Caught in the fog of rapid evolutionary change, it is hard to see the landscape out toward the horizon.But, there are three principles what help focus the picture:
- First, information technology always evolves toward the way that people think and act.Location is a fundamental part of the way we think and act.
- Second, like it or not, cheaper, better, faster trumps established tradition.Things that are cheaper, better or faster will eventually overwhelm established practice at an inflection point.This is the foundation of Andy Grove's landmark book, "Only the Paranoid Survive".
- Third, disruptive innovation happens when and where it happens, not necessarily when or where it is planned.Did you see Google Maps coming 12 months ago? I didn't.
The left side of Figure 2 should probably reach back to about 2300 BC when the first known map was scribed on a clay tablet.The point is that "analog" cartography is very old and well-established. Well-established, that is, until cartography encountered GIS.At that point, cheaper-better-faster GIS transformed map making into digital geographic data collection.Paper maps were transformed into geospatial digital data and GIS developed into an industry.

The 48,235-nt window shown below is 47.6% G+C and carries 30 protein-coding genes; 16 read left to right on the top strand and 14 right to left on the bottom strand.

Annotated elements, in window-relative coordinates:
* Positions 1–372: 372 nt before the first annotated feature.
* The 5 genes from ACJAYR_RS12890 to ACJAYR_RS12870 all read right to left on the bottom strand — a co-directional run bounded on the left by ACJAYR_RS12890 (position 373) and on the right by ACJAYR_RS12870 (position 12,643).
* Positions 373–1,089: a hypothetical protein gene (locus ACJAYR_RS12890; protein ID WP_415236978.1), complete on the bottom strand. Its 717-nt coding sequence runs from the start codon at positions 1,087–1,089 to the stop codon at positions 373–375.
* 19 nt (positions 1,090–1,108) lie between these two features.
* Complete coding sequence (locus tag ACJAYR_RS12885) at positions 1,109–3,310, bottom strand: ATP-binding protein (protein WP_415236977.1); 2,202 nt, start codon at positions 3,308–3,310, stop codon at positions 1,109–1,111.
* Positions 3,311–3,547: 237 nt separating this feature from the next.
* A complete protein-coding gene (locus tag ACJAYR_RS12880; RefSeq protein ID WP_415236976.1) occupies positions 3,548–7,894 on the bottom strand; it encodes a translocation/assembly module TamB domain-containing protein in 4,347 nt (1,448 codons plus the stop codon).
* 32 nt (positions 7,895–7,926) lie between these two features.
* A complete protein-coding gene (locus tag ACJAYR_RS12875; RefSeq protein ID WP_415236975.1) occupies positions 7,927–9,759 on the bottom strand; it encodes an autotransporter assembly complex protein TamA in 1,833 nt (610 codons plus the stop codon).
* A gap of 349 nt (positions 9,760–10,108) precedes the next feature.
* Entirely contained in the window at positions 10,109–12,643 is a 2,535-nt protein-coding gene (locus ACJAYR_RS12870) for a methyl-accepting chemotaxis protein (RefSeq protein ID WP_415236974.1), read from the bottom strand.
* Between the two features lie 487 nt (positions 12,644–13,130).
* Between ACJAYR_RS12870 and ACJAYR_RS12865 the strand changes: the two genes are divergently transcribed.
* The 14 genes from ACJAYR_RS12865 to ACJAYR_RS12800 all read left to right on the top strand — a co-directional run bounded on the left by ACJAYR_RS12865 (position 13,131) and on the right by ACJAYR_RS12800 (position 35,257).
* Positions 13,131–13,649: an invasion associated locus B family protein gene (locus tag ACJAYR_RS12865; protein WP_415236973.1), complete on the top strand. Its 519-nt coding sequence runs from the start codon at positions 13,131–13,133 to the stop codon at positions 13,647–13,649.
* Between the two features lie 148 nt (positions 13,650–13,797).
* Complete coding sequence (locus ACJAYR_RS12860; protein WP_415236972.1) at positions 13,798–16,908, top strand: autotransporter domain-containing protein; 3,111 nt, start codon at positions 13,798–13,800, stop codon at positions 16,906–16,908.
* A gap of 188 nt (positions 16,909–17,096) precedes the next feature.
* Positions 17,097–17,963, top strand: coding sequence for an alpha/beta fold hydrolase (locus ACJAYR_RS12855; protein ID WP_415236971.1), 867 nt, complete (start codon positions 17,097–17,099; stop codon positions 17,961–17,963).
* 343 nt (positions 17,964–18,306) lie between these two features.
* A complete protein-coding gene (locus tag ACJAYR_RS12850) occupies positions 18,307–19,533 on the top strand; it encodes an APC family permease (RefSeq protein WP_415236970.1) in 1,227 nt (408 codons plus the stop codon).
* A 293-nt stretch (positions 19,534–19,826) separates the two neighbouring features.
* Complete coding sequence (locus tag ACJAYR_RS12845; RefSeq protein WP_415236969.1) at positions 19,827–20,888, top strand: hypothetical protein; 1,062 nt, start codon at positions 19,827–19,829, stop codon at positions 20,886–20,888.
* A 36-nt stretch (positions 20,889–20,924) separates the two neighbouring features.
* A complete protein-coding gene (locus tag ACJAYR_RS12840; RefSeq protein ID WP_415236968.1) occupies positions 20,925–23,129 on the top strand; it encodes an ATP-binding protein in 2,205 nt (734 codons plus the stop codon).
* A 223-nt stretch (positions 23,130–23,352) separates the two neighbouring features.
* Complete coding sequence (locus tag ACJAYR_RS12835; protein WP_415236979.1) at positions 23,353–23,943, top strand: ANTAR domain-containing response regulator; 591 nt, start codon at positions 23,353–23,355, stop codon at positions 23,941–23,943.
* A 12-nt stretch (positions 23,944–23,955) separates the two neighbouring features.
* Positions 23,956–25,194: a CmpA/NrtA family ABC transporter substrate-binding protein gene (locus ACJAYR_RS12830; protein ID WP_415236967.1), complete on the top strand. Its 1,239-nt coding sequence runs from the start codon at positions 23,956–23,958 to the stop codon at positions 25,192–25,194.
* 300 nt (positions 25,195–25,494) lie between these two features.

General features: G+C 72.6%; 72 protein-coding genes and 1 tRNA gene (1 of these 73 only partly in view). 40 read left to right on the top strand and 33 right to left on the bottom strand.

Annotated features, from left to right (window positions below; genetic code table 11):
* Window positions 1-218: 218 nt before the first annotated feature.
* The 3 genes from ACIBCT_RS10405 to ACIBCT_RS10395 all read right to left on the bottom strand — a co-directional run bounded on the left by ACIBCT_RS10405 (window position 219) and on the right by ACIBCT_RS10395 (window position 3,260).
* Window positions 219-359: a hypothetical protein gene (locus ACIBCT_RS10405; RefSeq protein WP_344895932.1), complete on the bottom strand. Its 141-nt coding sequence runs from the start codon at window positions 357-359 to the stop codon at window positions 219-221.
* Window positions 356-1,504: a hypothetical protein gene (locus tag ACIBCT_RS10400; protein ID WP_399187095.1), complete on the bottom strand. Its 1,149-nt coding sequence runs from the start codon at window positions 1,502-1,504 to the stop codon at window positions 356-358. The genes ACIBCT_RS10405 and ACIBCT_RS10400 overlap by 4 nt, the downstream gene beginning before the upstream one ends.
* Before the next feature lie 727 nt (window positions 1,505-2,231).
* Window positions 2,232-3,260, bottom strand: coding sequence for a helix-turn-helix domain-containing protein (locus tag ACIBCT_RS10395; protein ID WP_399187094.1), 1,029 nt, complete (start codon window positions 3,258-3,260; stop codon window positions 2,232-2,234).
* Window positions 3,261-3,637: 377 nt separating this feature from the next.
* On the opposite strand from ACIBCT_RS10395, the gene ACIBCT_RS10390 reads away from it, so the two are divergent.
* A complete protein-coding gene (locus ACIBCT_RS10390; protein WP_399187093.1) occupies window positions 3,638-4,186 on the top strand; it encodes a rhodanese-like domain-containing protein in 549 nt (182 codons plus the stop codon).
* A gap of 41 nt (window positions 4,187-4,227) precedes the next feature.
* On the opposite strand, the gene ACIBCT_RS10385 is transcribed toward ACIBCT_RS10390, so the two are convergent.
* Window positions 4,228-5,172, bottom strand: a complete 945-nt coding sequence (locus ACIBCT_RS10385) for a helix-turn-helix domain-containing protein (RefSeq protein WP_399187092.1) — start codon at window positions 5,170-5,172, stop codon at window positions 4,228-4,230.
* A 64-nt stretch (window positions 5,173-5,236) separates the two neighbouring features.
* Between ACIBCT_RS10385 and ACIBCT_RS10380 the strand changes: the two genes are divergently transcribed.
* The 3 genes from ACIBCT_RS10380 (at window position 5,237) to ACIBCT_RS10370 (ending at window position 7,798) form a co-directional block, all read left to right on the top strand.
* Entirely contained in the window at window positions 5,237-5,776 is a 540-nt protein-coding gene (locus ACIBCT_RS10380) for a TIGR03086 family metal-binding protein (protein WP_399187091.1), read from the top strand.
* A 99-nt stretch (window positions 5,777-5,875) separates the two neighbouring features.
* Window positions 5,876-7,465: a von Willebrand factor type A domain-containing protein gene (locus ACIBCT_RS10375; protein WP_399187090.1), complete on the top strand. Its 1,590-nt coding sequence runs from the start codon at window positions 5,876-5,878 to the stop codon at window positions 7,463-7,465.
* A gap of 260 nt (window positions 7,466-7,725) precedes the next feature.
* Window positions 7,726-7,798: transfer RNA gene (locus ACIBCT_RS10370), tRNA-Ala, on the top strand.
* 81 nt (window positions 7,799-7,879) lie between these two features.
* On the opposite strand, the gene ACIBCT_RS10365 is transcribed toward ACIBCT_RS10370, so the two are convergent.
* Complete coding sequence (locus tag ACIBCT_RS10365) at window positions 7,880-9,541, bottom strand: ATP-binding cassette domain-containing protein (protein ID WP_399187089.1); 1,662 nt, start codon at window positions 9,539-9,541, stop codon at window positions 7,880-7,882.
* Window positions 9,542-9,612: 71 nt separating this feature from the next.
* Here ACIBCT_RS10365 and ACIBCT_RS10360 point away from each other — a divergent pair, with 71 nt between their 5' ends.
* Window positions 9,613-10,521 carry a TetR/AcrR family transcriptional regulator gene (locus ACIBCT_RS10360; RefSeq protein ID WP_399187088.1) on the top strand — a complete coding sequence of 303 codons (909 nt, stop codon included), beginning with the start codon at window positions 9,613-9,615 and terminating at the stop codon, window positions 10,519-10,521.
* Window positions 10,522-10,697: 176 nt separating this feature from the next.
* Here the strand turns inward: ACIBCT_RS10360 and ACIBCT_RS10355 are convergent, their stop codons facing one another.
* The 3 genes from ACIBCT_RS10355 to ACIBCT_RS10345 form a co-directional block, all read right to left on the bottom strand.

GIS and geospatial data collection will continue on into the future.But, a number of cheaper-better-faster approaches will also gain prominence and may eventually have larger impacts than cartography or GIS.One of those approaches is what IDC calls Enterprise Location Services and Software, ELSS for short.ELSS is about the use of location-specific information within information systems.Several technologies will combine to make ELSS grow: SOA, automated location determination like GPS and cellular networks, spatially-enabled IT infrastructure, open standards, open tools for developing spatially-enabled applications and the huge installed base of geospatial users.Those things are all out there now and are converging.Spurred by user interest, both Open Source and proprietary developers are working on tens of thousands of different spatial applications, platforms and concepts.With all this concerted effort, change will certainly occur.Information systems will certainly become spatially-enabled.